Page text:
"This is a great Argentinean marinade or sauce. Use it on grilled meats, such as T-bone, porterhouse or skirt steak. The sauce is best if used immediately but will keep in the refrigerator for a couple of days." — Ty Robbins
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fresh parsley, chopped
sherry wine vinegar
ground black pepper
ground cayenne pepper
As a fellow Latin member I would like to explain a little bit this recipe. This marinate is meant to be very powerful. It is meant to enhance the flavor of the meat by giving it a little kick. It is not however meant to overwhelm it. Some people make the mistake of putting to much on or flooding a stake with it. This will certainly leave you with sometimes tears in your eyes or having a garlic breath that will not go away for days. In my opinion, one should slightly dip the meat in it or put a very light layer of the marinade on top of the steak. this way you taste the meat while you taste the marinade. For those people that think that the marinade taste a little bland, use very very fresh ingredients only, and if you want it to kick even more than it already does, you can add some leaves of fresh cilantro and/or cilantrillo (sorry i don't know the english word for it). Another tip is to cut the ingredients very fine by hand or you can use a blender but the lowest power. The appearance should not be like a mulch. One should be able to see all the ingredients (very small of course)
Thanks for the recipe, Ty, but here's a word to the wise: for cooking dummies like myself, be sure not to blend this mixture for more than a second if you have a powerful blender, because mine ended up looking like split-pea soup. Better yet, chop the parsley by hand.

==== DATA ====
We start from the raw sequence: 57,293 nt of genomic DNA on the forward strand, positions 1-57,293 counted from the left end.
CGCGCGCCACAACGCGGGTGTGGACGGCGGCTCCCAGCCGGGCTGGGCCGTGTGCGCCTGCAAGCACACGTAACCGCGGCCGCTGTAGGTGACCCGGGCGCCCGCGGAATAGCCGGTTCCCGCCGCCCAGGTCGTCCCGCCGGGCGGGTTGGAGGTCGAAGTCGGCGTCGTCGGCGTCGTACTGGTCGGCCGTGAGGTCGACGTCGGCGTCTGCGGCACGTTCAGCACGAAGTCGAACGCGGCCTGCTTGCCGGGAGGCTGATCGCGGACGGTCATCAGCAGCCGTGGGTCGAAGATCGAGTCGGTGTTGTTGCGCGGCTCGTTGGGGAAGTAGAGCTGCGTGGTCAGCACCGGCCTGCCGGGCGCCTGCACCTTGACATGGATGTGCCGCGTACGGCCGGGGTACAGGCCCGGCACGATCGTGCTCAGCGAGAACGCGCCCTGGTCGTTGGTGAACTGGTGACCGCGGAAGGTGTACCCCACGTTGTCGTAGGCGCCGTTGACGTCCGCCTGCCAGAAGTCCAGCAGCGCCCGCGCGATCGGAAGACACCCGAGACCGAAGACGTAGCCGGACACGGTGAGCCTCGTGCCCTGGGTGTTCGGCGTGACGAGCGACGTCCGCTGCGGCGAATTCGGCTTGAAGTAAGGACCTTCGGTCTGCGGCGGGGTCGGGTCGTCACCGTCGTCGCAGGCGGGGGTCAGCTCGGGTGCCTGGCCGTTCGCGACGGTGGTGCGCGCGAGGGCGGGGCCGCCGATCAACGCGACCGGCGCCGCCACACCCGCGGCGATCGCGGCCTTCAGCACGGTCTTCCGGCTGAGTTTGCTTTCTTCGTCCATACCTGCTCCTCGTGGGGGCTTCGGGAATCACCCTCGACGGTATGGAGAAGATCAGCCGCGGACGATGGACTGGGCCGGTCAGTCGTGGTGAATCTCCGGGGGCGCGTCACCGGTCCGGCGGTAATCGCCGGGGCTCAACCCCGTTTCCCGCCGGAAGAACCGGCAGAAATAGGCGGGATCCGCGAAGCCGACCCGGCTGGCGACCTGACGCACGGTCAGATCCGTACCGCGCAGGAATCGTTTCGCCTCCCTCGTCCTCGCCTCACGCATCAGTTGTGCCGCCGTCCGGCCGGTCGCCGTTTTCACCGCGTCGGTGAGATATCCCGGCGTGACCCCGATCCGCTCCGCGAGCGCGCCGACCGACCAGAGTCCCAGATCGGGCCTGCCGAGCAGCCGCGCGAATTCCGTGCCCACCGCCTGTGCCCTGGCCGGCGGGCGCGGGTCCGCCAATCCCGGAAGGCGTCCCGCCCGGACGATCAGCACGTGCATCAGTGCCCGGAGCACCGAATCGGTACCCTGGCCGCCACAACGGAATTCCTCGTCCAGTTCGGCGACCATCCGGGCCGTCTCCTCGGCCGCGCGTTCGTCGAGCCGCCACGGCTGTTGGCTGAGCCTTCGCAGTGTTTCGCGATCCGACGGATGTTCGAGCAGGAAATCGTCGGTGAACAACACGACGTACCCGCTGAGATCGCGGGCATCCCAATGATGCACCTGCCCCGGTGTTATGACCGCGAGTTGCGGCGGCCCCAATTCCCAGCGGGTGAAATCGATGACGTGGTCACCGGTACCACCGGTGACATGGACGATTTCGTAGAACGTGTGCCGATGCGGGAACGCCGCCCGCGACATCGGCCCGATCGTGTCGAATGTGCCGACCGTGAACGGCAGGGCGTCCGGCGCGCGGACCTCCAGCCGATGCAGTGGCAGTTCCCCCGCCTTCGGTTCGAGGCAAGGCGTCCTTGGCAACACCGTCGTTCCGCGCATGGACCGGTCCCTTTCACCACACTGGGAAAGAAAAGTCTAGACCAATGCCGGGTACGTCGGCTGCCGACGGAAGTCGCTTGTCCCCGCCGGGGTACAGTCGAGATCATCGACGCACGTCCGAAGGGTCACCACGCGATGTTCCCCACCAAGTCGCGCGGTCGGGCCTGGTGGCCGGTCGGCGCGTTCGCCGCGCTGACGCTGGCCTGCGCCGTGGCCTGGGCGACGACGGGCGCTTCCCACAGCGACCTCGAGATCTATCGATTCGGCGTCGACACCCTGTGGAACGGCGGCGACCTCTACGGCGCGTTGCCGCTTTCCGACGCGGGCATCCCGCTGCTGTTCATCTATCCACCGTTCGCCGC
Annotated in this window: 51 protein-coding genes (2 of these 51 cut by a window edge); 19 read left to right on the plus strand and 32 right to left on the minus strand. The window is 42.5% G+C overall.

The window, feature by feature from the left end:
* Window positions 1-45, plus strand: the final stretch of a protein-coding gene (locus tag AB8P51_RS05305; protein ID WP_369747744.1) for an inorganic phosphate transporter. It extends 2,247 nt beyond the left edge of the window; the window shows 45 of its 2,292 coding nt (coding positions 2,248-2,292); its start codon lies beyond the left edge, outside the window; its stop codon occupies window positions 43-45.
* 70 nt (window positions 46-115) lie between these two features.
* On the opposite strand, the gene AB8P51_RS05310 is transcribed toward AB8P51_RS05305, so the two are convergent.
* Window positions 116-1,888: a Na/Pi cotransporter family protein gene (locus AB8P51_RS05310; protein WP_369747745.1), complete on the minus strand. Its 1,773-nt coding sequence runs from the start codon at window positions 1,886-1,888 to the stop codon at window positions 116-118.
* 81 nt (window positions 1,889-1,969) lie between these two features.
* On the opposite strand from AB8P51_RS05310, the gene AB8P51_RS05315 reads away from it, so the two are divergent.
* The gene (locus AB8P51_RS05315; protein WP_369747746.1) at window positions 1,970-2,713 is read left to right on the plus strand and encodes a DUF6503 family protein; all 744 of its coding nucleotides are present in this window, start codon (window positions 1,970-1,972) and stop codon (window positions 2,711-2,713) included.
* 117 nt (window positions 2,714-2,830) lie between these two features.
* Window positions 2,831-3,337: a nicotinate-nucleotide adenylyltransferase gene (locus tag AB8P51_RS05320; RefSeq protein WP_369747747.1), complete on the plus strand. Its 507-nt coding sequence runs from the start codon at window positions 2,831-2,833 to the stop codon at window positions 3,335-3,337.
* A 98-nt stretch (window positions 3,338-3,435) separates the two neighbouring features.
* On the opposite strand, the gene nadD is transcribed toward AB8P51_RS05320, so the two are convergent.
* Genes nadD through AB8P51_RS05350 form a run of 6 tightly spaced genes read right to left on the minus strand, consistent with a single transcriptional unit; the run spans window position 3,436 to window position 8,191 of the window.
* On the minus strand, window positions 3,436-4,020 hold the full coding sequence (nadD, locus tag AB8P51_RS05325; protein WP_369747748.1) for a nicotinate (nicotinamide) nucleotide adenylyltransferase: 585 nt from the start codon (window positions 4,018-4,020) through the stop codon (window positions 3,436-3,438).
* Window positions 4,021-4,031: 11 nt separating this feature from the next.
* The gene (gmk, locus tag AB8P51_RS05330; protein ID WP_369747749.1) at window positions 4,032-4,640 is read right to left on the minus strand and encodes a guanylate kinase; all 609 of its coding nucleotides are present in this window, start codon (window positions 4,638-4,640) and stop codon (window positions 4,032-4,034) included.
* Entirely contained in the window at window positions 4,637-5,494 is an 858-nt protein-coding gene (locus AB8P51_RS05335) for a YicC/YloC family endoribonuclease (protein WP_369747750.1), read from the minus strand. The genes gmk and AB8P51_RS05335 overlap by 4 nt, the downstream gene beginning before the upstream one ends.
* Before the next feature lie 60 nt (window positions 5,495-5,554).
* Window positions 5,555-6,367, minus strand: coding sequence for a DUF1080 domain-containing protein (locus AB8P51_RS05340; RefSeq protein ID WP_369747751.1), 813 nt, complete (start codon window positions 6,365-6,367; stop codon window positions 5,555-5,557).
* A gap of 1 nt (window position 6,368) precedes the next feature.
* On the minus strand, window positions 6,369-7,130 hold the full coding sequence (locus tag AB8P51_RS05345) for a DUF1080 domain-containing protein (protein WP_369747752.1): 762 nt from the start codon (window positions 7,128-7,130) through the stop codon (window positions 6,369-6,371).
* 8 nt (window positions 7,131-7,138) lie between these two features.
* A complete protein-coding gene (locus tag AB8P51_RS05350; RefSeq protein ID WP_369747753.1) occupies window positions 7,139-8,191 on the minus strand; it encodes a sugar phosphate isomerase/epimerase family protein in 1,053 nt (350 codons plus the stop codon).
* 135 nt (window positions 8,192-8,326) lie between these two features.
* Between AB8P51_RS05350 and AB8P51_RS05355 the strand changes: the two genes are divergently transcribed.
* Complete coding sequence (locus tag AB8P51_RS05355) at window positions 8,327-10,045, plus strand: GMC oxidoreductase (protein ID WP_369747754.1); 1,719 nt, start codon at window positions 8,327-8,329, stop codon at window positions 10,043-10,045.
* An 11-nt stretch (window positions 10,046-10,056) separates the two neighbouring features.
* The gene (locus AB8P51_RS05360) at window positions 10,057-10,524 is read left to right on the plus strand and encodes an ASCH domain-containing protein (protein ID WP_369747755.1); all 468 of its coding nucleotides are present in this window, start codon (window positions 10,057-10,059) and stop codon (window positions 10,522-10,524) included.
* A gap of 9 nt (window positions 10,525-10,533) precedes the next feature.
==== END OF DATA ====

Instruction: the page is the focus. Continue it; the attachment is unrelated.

This is a fantastic marinade for skirt steak, which should be marinaded, as it tends to be tough. I changed this recipe, as I did not have parsley or lemon on hand. I substituted cilantro for the parsley and lime juice for the lemon. FANTASTIC. I know this gives a whole different flavor than the original, but try it. It's pure heaven! We marinaded the steak, then grilled it, using the leftover marinade as a mop. YUM!
Very nice! I threw it in a large meauring cup and used my hand blender. Came out nice.
If you're not a fan of fresh/raw garlic - cute down the cloves to 3 - otherwise this sauce is fantastic.
I marinated a steak in some and used the "raw" sauce over it after cooking. Whatever was leftover I threw raw shrimp in to "marinate" then threw it all in a pan the next day to sautee, diluted it with a bit of water and served it over linguine.
Definitely a do over for us.
From now on, everything I eat will have a dab of this chimichurri sauce on it. Even ice cream. I kid. No, seriously. I just had it on grilled shrimp. Just now. Sorry - none left for you. But it was oh my god good. Make some and you'll see what I'm talking about.
Try spreading a light ammount on a pita and toasting under broiler for a few minutes. WOW!!!!
Ok, based on the other reviews, this review might have some scrathing there head, but I really did not like this marinade/sauce. It was way too powerful. Marinades/sauces are supposed to complement the entree, not disquise it. I have found others much better.
This Chimichurri Sauce for Steaks was thoroughly enjoyed on steaks grilled in the Argentinean & Brazilian style. It was also a wonderfully piquant sauce for my Venezuelan empanandas.
* Percent Daily Values are based on a 2,000 calorie diet.
Chimichurri Sauce for Steaks
Serving Size: 1/8 of a recipe
Servings Per Recipe: 8
Amount Per Serving
Calories from Fat: 183
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